Friday, September 10, 2010

Should taxpayers be enforcing the new preparer regulations?

Professor Nellen thinks so.

If Congress and the IRS want to reign in these unscrupulous preparers, they really need to (unfortunately) add a very large penalty to the tax system to be imposed on taxpayers who file a return they paid someone to prepare and did not get that preparer to sign the return and list his identifying number. Such a penalty would keep taxpayers away from unscrupulous preparers who would then go out of business.

I can see lots of practical problems with this.

Taxpayers generally don't file their own returns any more. Their preparers electronically file their returns for them. How can a taxpayer know whether her preparer "signed" her electronic return or not?

The taxpayer can and should insist on a signed paper copy of her return, but how can she know that the electronic version of the "signature" her preparer submitted to the IRS matches the information on the paper copy of her return? Moreover, many low-income taxpayers lead very chaotic lives, due to frequent moves, evictions, foreclosures, and other difficulties. Holding on to the original signed paper copies of their return can prove difficult for such taxpayers.

Taxpayers don't routinely receive any confirmation directly from the IRS that their return was filed aside from getting a refund check in the mail or via direct deposit. On a balance-due return or a zero-balance return, the taxpayer gets no confirmation at all that her return was ever filed, let alone that it was "signed" by her preparer.

In this day and age of identity theft, it would be very easy for an unscrupulous paid preparer to use another legitimately registered preparer's name and PTIN. After all, the unscrupulous paid preparers can easily get the information that information from looking at a copy of a return prepared by that legitimate preparer.

How does he get to look at that information?


Most preparers ask their new clients to bring in copies of last year's return, so he can copy the name and PTIN of a legitimate preparer right off one of his clients' prior year's returns.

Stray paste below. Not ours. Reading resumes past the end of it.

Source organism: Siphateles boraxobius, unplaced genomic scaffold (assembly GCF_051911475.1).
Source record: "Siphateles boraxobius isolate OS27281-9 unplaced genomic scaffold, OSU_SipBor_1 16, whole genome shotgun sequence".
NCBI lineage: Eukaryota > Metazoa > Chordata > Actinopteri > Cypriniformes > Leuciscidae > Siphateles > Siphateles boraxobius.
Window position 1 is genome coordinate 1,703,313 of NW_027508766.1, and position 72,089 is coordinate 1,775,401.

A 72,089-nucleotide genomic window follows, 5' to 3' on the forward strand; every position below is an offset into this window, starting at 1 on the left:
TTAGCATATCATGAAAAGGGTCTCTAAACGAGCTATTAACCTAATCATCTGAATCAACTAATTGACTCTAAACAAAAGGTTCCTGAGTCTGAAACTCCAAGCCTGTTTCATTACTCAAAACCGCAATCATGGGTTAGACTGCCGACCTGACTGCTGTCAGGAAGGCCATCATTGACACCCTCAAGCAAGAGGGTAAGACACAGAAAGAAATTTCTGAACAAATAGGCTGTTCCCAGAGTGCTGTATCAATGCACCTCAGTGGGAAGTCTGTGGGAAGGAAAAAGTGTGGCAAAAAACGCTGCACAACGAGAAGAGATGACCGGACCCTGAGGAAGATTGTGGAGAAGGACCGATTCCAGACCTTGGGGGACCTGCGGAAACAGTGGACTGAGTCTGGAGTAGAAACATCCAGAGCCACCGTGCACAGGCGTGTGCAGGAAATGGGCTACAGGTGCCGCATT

For that matter, it is also far too easy for an unscrupulous preparer to file a tax return for a person entirely without that taxpayer's knowledge. The Treasury Inspector General for Tax Administration (TIGTA) and the National Taxpayer Advocate (NTA) both report that identity theft is a huge problem for unwitting taxpayers.

I don't think the answer is to require that taxpayers to enforce the law requiring that paid preparers sign their returns at the time of filing.

I'd like to see a requirement that paid preparers must authenticate their identity and their registered PTIN status to their clients BEFORE they are allowed to request any sensitive information including W-2s, bank statements, old tax returns, etc.

The whole issue of requiring all paid preparers signing returns seems problematic to me. There are still many wrinkles to be worked out.

What about a taxpayer who wants to efile her own return, but pays a preparer to assist with preparing part of her return, say one particularly complicated form, but does not want him to prepare the entire return, because she feels confident she can handle the rest of the return, and it would cost too much to get his help on the remainder of the return.

What about a taxpayer who pays a preparer to prepare her return, but who disagrees with some of its contents when she comes into review it, and asks for a paper copy to think it over. She ultimately decides to use it as an advisory input into her own self-prepared return? Does she have the right to file that return as long as she retains a signed copy of the unfiled draft return he prepared for her.

What about a taxpayer with a complicated tax problem who consults several paid preparers until she receives the help she needs on several tax issues related to her return? Is she required to get all the different preparers to sign the various parts of her return?

Unless and until there are satisfactory answers to these practical difficulties, it is unreasonable to place penalties on taxpayers who file returns that were not signed by their preparers. The reason they seek out the help of preparers in the first place is that feel ill-equipped to deal with their tax law responsibilities to begin with. Some may have difficulties with English, disabilities that make it hard to read, and a host of other difficulties.

Instead of imposing a penalty system on taxpayers to enforce the preparer return-signing law, I suggest a taxpayer education program to inform taxpayers that return preparers who are unable or unwilling to authenticate their registered status prior to requesting their confidential financial documents are operating outside the law and therefore unworthy of their trust.

In addition, the government already sends out "secret shoppers" to paid preparers to monitor whether they are behaving in an unscrupulous manner, including failing to sign a return and/or to include a preparer ID number. They should surely continue to do that.

No system will ever be perfect, but educating taxpayers to let them know that all law-abiding paid tax preparers should be willing to provide their PTINs and sign their returns is a strong step in the right direction.

No comments:

Post a Comment